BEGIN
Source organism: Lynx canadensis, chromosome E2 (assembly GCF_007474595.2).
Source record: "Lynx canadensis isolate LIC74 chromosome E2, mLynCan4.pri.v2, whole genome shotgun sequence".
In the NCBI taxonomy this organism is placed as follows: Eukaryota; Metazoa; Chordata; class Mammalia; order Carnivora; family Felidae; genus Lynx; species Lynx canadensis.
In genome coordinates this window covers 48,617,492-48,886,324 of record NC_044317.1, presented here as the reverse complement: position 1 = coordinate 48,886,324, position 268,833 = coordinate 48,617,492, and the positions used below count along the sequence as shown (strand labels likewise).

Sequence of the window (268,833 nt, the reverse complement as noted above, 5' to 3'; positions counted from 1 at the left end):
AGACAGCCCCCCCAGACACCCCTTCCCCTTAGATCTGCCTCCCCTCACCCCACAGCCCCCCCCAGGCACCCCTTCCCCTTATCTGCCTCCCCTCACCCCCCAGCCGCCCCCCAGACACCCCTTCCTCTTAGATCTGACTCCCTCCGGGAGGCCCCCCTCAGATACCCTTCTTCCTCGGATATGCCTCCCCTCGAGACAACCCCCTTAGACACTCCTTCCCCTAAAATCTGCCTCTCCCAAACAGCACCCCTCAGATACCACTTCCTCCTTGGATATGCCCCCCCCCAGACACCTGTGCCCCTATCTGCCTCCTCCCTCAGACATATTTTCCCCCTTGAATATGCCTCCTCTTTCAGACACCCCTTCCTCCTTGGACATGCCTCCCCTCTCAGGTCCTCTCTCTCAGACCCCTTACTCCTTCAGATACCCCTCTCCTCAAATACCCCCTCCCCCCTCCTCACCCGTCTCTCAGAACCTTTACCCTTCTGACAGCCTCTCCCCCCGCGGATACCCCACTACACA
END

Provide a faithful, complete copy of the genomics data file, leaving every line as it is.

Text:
Source organism: Lynx canadensis, chromosome E2 (assembly GCF_007474595.2).
Source record: "Lynx canadensis isolate LIC74 chromosome E2, mLynCan4.pri.v2, whole genome shotgun sequence".
In the NCBI taxonomy this organism is placed as follows: Eukaryota; Metazoa; Chordata; class Mammalia; order Carnivora; family Felidae; genus Lynx; species Lynx canadensis.
In genome coordinates this window covers 48,617,492-48,886,324 of record NC_044317.1, presented here as the reverse complement: position 1 = coordinate 48,886,324, position 268,833 = coordinate 48,617,492, and the positions used below count along the sequence as shown (strand labels likewise).

Sequence of the window (268,833 nt, the reverse complement as noted above, 5' to 3'; positions counted from 1 at the left end):
AGACAGCCCCCCCAGACACCCCTTCCCCTTAGATCTGCCTCCCCTCACCCCACAGCCCCCCCCAGGCACCCCTTCCCCTTATCTGCCTCCCCTCACCCCCCAGCCGCCCCCCAGACACCCCTTCCTCTTAGATCTGACTCCCTCCGGGAGGCCCCCCTCAGATACCCTTCTTCCTCGGATATGCCTCCCCTCGAGACAACCCCCTTAGACACTCCTTCCCCTAAAATCTGCCTCTCCCAAACAGCACCCCTCAGATACCACTTCCTCCTTGGATATGCCCCCCCCCAGACACCTGTGCCCCTATCTGCCTCCTCCCTCAGACATATTTTCCCCCTTGAATATGCCTCCTCTTTCAGACACCCCTTCCTCCTTGGACATGCCTCCCCTCTCAGGTCCTCTCTCTCAGACCCCTTACTCCTTCAGATACCCCTCTCCTCAAATACCCCCTCCCCCCTCCTCACCCGTCTCTCAGAACCTTTACCCTTCTGACAGCCTCTCCCCCCGCGGATACCCCACTACACA